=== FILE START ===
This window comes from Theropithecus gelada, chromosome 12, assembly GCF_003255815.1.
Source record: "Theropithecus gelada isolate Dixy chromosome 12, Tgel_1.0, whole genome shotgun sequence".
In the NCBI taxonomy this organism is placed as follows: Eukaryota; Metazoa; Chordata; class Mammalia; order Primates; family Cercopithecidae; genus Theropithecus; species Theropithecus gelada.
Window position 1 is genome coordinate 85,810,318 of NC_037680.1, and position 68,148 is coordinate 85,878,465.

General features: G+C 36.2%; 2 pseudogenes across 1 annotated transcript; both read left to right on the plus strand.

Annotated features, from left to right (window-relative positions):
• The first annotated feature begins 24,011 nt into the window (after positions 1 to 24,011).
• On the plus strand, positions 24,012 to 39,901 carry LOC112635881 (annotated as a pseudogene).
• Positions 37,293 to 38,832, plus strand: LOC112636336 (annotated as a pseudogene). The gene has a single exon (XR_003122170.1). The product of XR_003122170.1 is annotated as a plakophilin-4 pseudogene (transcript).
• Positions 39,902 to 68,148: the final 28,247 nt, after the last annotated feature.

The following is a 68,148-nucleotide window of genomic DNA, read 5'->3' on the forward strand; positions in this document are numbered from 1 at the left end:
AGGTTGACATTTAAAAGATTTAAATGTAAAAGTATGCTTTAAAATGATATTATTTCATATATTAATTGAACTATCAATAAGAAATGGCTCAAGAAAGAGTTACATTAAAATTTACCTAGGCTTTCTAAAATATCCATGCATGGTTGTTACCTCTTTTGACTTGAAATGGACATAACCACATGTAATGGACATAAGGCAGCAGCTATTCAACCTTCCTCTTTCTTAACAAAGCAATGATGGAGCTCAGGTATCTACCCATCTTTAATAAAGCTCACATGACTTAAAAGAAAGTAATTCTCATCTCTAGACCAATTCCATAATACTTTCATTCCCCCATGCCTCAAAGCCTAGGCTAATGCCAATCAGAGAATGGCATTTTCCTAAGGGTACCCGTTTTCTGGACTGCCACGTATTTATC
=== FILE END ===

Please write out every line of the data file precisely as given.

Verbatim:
This window comes from Theropithecus gelada, chromosome 12, assembly GCF_003255815.1.
Source record: "Theropithecus gelada isolate Dixy chromosome 12, Tgel_1.0, whole genome shotgun sequence".
In the NCBI taxonomy this organism is placed as follows: Eukaryota; Metazoa; Chordata; class Mammalia; order Primates; family Cercopithecidae; genus Theropithecus; species Theropithecus gelada.
Window position 1 is genome coordinate 85,810,318 of NC_037680.1, and position 68,148 is coordinate 85,878,465.

General features: G+C 36.2%; 2 pseudogenes across 1 annotated transcript; both read left to right on the plus strand.

Annotated features, from left to right (window-relative positions):
• The first annotated feature begins 24,011 nt into the window (after positions 1 to 24,011).
• On the plus strand, positions 24,012 to 39,901 carry LOC112635881 (annotated as a pseudogene).
• Positions 37,293 to 38,832, plus strand: LOC112636336 (annotated as a pseudogene). The gene has a single exon (XR_003122170.1). The product of XR_003122170.1 is annotated as a plakophilin-4 pseudogene (transcript).
• Positions 39,902 to 68,148: the final 28,247 nt, after the last annotated feature.

The following is a 68,148-nucleotide window of genomic DNA, read 5'->3' on the forward strand; positions in this document are numbered from 1 at the left end:
AGGTTGACATTTAAAAGATTTAAATGTAAAAGTATGCTTTAAAATGATATTATTTCATATATTAATTGAACTATCAATAAGAAATGGCTCAAGAAAGAGTTACATTAAAATTTACCTAGGCTTTCTAAAATATCCATGCATGGTTGTTACCTCTTTTGACTTGAAATGGACATAACCACATGTAATGGACATAAGGCAGCAGCTATTCAACCTTCCTCTTTCTTAACAAAGCAATGATGGAGCTCAGGTATCTACCCATCTTTAATAAAGCTCACATGACTTAAAAGAAAGTAATTCTCATCTCTAGACCAATTCCATAATACTTTCATTCCCCCATGCCTCAAAGCCTAGGCTAATGCCAATCAGAGAATGGCATTTTCCTAAGGGTACCCGTTTTCTGGACTGCCACGTATTTATC